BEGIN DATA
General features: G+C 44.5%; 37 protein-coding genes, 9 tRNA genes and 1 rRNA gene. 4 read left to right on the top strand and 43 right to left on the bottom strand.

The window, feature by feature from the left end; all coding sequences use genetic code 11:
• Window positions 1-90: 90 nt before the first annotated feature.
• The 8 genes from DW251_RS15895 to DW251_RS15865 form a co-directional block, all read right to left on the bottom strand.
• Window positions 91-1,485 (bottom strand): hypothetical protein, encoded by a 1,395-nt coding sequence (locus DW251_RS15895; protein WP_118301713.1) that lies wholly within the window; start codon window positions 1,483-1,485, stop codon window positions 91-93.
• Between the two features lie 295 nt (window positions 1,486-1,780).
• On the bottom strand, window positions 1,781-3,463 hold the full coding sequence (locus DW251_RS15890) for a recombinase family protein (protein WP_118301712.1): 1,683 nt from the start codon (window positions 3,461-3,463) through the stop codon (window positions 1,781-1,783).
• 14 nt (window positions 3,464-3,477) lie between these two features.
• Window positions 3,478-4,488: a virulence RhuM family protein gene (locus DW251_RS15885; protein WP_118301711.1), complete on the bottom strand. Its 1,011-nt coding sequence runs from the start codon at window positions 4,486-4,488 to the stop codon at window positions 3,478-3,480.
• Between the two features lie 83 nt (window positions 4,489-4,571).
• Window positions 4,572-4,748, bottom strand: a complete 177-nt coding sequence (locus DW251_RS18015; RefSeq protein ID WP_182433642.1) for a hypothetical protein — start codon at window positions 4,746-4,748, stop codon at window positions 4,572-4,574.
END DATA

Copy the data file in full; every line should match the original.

General features: G+C 44.5%; 37 protein-coding genes, 9 tRNA genes and 1 rRNA gene. 4 read left to right on the top strand and 43 right to left on the bottom strand.

The window, feature by feature from the left end; all coding sequences use genetic code 11:
• Window positions 1-90: 90 nt before the first annotated feature.
• The 8 genes from DW251_RS15895 to DW251_RS15865 form a co-directional block, all read right to left on the bottom strand.
• Window positions 91-1,485 (bottom strand): hypothetical protein, encoded by a 1,395-nt coding sequence (locus DW251_RS15895; protein WP_118301713.1) that lies wholly within the window; start codon window positions 1,483-1,485, stop codon window positions 91-93.
• Between the two features lie 295 nt (window positions 1,486-1,780).
• On the bottom strand, window positions 1,781-3,463 hold the full coding sequence (locus DW251_RS15890) for a recombinase family protein (protein WP_118301712.1): 1,683 nt from the start codon (window positions 3,461-3,463) through the stop codon (window positions 1,781-1,783).
• 14 nt (window positions 3,464-3,477) lie between these two features.
• Window positions 3,478-4,488: a virulence RhuM family protein gene (locus DW251_RS15885; protein WP_118301711.1), complete on the bottom strand. Its 1,011-nt coding sequence runs from the start codon at window positions 4,486-4,488 to the stop codon at window positions 3,478-3,480.
• Between the two features lie 83 nt (window positions 4,489-4,571).
• Window positions 4,572-4,748, bottom strand: a complete 177-nt coding sequence (locus DW251_RS18015; RefSeq protein ID WP_182433642.1) for a hypothetical protein — start codon at window positions 4,746-4,748, stop codon at window positions 4,572-4,574.